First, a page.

Intercollegiate Specialty Fellowship Examination (JCIE)
Intercollegiate specialty fellowship examinations are offered by the four royal surgical colleges (England, Edinburgh, Glasgow and Ireland). On passing the specialty fellowship examination you can join the RCS as a fellow.
The Joint Committee on Intercollegiate Examinations (JCIE) is responsible for the supervision of standards, policies, regulations and professional conduct of these exams.
First 2 FRCS: Make sure your RCS England membership is active at the time you sit the FRCS exam to benefit from our First 2 FRCS membership package. You can save £357 in your first two years of fellowship.
1. The applicant must hold a medical qualification recognised for registration by the General Medical Council of the United Kingdom or the Medical Council of Ireland. The applicant must have been qualified for at least six years.
2. The applicant must provide evidence of having reached the standard of clinical competence defined in the Intercollegiate Surgical Curriculum either for the award of the Certificate of Completion of Training (CCT) by the General Medical Council Postgraduate Board or for the award of Certificate of Specialist Doctor (CSD) by the Irish Surgical Postgraduate Training Committee (ISPTC). The required standard may have been achieved through training or qualifications, and experience considered together. The passing of the Intercollegiate Specialty Examination alone does not imply that the CCT, CSD (Ireland) or placement on the Specialist Register will be automatic; the examination will form only part of the evidence required.
3. This evidence must consist of three structured references in the format prescribed by the Joint Committee on Intercollegiate Examinations (JCIE). These references must be completed by the appropriate senior colleagues with direct experience of the applicant’s current clinical practice in the appropriate specialty.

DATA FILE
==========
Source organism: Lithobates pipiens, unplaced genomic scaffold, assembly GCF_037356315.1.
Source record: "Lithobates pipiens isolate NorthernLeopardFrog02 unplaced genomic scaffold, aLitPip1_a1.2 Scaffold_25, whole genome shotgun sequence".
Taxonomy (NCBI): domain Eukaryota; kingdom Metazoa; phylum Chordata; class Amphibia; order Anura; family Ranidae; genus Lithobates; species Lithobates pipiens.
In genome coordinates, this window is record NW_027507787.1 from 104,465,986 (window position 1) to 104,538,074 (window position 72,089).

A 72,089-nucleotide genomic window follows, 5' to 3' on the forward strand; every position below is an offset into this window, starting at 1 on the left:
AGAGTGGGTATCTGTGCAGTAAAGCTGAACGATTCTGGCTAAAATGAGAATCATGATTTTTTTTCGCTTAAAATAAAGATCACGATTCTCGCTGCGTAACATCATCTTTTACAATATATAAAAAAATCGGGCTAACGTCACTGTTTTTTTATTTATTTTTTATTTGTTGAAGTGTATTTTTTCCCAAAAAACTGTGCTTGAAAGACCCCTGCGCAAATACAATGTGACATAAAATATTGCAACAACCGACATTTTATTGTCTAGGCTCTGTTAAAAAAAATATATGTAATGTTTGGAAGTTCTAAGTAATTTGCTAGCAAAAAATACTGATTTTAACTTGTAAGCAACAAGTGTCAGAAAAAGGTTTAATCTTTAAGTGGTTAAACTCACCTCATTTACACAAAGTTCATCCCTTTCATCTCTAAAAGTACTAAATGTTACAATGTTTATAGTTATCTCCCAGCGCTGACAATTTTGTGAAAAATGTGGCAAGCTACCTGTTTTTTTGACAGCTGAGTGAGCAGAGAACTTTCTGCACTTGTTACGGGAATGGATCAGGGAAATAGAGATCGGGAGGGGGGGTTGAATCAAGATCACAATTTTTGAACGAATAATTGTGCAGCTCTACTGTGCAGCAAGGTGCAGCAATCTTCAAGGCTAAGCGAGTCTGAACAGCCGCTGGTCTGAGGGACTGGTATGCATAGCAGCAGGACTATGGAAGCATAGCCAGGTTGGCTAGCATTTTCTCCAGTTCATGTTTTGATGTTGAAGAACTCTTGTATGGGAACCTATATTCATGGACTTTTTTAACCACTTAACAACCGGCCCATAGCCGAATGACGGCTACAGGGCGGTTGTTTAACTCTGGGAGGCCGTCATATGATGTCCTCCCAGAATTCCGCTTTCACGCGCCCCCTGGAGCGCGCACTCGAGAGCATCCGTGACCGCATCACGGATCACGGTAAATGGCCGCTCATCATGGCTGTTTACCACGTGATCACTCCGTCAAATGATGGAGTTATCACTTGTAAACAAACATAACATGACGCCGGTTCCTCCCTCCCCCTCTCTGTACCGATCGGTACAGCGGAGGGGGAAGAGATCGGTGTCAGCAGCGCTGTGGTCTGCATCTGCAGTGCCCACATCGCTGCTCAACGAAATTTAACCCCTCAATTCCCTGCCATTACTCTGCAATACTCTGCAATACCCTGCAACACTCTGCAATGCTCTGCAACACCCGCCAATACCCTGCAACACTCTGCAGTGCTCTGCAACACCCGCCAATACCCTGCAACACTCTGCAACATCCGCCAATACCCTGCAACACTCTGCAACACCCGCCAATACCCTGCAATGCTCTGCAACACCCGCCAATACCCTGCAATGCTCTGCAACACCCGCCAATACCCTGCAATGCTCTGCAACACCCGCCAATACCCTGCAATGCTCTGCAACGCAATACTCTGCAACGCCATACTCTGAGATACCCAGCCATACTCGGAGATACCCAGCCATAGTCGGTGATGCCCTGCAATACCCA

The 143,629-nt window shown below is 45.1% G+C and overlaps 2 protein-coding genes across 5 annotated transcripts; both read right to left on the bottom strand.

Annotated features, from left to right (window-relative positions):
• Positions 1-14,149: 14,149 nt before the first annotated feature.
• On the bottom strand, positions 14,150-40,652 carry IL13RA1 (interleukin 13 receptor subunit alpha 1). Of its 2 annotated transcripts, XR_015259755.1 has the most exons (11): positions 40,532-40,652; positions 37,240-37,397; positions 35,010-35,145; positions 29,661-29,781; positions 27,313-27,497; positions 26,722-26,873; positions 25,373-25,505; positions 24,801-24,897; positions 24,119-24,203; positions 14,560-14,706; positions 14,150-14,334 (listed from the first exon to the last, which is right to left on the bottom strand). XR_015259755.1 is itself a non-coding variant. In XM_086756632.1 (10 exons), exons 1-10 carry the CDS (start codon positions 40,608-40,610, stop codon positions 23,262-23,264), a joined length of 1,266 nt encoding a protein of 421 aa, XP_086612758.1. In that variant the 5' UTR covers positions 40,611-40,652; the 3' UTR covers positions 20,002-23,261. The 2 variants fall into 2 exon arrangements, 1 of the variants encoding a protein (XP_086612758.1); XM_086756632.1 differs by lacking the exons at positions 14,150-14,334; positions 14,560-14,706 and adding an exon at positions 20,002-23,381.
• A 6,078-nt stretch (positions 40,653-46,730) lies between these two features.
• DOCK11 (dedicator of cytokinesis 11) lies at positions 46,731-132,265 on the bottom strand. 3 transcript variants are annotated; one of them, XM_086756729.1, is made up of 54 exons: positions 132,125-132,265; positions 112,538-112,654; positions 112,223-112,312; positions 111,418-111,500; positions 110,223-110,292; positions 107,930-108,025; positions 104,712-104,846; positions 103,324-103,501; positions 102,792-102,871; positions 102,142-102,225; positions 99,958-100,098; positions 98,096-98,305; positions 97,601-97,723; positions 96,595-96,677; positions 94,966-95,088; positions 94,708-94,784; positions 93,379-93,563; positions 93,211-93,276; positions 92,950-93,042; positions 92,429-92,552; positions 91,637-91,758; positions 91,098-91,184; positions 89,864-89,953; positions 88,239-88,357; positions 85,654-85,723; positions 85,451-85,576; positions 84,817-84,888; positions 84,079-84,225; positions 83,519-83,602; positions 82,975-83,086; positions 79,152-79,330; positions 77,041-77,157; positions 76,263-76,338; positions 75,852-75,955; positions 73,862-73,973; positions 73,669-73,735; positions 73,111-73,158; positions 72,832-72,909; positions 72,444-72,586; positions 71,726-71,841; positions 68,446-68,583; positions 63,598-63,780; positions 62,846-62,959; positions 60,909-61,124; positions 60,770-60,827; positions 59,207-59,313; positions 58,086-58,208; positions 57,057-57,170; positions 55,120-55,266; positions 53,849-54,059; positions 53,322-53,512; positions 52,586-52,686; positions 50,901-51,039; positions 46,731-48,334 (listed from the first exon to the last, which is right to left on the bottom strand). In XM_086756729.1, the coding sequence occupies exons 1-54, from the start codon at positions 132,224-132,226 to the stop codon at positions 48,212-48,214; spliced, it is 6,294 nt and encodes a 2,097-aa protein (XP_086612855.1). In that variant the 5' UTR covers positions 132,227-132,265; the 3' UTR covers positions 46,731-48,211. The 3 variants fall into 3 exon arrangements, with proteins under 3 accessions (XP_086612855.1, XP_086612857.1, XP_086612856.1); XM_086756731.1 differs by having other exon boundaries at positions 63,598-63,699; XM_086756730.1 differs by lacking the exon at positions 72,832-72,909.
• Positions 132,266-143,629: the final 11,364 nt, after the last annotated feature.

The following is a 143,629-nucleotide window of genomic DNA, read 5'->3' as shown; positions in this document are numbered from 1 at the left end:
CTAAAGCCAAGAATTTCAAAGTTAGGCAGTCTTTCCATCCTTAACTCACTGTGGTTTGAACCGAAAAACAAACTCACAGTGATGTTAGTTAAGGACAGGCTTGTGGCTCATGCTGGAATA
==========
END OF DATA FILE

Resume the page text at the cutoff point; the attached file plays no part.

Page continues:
4. Candidates will have up to a maximum of 7 years to complete the examination process as follows:
Section 1: Candidates will have a two year period from their 1st attempt with a maximum of 4 attempts with no re-entry
Section 2: Candidates will have a maximum of 4 attempts with no re-entry
Section 1: Paper 1 (2 hours): Single Best Answer (SBA) and Paper 2 (2h 30min): Extended Matching Items (EMI). These papers are carefully prepared to cover the curriculum content. A process of standard setting is performed by trained and experienced examiners to set the eligibility to proceed mark. Section 1 exams are delivered via computer based testing at Pearson VUE Test Centres throughout the UK and Ireland.
Section 2: Clinical component consisting of a series of carefully designed and structured interviews on clinical topics, some being scenario-based (structured orals) and some being patient-based. The standard of the pass mark is set at the level of a day one consultant in the generality of the specialty.
The applicant must provide evidence of having reached the standard of clinical competence defined in the Intercollegiate Surgical Curriculum.